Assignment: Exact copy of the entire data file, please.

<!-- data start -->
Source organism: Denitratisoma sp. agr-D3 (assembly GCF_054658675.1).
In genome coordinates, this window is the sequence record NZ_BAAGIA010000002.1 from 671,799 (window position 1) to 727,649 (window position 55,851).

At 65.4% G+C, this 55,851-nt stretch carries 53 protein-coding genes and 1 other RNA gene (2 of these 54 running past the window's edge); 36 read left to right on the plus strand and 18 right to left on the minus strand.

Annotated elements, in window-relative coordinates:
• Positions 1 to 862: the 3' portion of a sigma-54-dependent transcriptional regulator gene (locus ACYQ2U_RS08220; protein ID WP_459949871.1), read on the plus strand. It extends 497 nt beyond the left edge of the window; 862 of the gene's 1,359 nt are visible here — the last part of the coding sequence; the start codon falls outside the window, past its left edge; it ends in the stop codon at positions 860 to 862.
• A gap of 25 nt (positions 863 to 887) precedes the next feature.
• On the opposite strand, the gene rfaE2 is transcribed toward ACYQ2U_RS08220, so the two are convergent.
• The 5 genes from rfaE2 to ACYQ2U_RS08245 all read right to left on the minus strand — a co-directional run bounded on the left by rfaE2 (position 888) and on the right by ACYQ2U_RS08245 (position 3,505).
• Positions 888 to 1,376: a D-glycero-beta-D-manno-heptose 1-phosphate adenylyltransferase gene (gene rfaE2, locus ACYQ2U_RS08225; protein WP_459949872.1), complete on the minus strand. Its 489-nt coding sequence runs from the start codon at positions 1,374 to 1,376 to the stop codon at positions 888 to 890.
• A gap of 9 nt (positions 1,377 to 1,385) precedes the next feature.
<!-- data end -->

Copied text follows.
Source organism: Denitratisoma sp. agr-D3 (assembly GCF_054658675.1).
In genome coordinates, this window is the sequence record NZ_BAAGIA010000002.1 from 671,799 (window position 1) to 727,649 (window position 55,851).

At 65.4% G+C, this 55,851-nt stretch carries 53 protein-coding genes and 1 other RNA gene (2 of these 54 running past the window's edge); 36 read left to right on the plus strand and 18 right to left on the minus strand.

Annotated elements, in window-relative coordinates:
• Positions 1 to 862: the 3' portion of a sigma-54-dependent transcriptional regulator gene (locus ACYQ2U_RS08220; protein ID WP_459949871.1), read on the plus strand. It extends 497 nt beyond the left edge of the window; 862 of the gene's 1,359 nt are visible here — the last part of the coding sequence; the start codon falls outside the window, past its left edge; it ends in the stop codon at positions 860 to 862.
• A gap of 25 nt (positions 863 to 887) precedes the next feature.
• On the opposite strand, the gene rfaE2 is transcribed toward ACYQ2U_RS08220, so the two are convergent.
• The 5 genes from rfaE2 to ACYQ2U_RS08245 all read right to left on the minus strand — a co-directional run bounded on the left by rfaE2 (position 888) and on the right by ACYQ2U_RS08245 (position 3,505).
• Positions 888 to 1,376: a D-glycero-beta-D-manno-heptose 1-phosphate adenylyltransferase gene (gene rfaE2, locus ACYQ2U_RS08225; protein WP_459949872.1), complete on the minus strand. Its 489-nt coding sequence runs from the start codon at positions 1,374 to 1,376 to the stop codon at positions 888 to 890.
• A gap of 9 nt (positions 1,377 to 1,385) precedes the next feature.